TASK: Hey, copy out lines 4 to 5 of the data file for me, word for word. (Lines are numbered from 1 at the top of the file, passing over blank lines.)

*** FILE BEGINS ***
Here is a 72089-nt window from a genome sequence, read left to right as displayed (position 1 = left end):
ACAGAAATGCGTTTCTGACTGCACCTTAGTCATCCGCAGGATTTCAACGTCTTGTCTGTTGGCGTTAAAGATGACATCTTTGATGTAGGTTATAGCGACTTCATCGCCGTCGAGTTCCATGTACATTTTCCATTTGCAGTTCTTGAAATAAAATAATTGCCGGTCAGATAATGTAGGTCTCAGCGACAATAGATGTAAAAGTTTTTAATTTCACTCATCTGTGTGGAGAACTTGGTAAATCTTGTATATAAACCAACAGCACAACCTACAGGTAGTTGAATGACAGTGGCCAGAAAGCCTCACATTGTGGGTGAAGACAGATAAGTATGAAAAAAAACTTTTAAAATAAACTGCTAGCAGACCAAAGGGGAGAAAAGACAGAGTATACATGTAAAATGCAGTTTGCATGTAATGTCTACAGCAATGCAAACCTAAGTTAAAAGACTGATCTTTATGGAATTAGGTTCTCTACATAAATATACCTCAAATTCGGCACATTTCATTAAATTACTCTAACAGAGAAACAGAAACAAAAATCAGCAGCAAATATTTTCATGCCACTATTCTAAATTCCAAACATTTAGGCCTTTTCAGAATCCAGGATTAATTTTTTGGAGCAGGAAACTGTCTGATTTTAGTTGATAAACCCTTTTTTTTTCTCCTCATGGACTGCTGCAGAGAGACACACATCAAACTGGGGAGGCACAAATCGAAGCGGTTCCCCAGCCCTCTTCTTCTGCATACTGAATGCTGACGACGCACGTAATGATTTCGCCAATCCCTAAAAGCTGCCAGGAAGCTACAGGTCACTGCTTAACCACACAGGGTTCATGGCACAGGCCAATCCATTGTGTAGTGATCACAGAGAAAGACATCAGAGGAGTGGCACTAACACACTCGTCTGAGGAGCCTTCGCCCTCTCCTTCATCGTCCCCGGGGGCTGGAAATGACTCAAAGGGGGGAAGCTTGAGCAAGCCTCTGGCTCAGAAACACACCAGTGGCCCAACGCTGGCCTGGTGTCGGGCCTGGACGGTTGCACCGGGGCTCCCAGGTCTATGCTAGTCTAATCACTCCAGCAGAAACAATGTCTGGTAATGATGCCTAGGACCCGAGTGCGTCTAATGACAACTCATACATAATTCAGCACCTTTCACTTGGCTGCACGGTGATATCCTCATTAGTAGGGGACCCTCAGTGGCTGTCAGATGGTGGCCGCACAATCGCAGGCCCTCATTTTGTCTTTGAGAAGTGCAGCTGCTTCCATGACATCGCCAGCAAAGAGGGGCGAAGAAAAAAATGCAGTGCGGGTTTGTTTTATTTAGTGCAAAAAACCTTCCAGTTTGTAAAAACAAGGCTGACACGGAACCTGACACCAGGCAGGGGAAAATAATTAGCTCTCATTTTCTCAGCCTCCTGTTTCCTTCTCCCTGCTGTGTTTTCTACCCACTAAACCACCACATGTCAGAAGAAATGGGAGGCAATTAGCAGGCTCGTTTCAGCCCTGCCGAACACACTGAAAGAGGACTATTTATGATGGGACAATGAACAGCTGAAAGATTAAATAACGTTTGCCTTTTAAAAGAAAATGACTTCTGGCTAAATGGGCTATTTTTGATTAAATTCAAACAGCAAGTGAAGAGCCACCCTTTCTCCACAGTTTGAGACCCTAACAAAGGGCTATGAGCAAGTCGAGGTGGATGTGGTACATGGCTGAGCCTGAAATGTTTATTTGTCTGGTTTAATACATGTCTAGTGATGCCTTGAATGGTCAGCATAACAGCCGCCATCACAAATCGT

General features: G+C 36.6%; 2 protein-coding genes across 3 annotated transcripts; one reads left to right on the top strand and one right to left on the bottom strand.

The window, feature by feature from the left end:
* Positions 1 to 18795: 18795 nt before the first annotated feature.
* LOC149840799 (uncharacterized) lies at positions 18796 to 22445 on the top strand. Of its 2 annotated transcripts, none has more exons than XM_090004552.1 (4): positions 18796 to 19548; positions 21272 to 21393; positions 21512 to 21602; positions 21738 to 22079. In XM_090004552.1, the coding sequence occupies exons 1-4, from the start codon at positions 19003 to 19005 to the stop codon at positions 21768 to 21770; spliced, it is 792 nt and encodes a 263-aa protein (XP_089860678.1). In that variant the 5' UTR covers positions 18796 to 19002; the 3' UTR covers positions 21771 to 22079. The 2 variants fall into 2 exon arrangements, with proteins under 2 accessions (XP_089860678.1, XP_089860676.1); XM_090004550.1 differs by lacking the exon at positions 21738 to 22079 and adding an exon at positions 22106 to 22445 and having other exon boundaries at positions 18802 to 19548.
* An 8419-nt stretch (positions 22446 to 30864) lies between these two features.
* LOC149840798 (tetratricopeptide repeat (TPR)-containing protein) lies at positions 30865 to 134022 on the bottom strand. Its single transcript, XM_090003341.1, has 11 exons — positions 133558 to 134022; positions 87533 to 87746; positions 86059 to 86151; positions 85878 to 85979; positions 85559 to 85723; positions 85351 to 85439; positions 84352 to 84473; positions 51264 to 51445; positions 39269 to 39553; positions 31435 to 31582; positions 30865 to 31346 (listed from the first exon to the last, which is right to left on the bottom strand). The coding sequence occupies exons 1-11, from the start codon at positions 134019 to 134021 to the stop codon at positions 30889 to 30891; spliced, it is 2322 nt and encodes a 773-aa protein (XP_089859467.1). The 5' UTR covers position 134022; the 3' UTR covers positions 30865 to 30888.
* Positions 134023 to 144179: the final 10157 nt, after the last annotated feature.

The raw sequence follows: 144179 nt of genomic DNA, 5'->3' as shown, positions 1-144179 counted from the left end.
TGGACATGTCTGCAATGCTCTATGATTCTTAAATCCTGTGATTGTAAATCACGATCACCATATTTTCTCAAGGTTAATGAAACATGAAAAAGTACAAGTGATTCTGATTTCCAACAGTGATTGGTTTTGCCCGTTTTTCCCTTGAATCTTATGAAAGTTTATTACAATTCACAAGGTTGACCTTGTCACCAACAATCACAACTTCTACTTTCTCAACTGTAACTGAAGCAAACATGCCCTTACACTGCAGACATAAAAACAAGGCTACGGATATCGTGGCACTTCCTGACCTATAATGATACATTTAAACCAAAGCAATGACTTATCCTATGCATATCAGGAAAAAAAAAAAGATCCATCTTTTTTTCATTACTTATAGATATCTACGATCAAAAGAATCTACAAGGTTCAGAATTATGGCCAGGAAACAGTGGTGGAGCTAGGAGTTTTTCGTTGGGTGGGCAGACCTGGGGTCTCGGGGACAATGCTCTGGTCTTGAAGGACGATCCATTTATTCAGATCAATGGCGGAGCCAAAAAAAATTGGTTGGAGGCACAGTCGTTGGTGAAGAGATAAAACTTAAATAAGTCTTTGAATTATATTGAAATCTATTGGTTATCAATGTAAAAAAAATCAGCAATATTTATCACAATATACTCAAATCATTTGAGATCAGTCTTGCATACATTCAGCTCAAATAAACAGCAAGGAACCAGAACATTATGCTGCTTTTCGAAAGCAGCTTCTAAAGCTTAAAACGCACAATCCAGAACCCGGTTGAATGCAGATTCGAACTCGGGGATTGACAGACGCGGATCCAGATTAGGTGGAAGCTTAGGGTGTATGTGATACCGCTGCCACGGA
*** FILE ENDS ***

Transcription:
The window, feature by feature from the left end:
* Positions 1 to 18795: 18795 nt before the first annotated feature.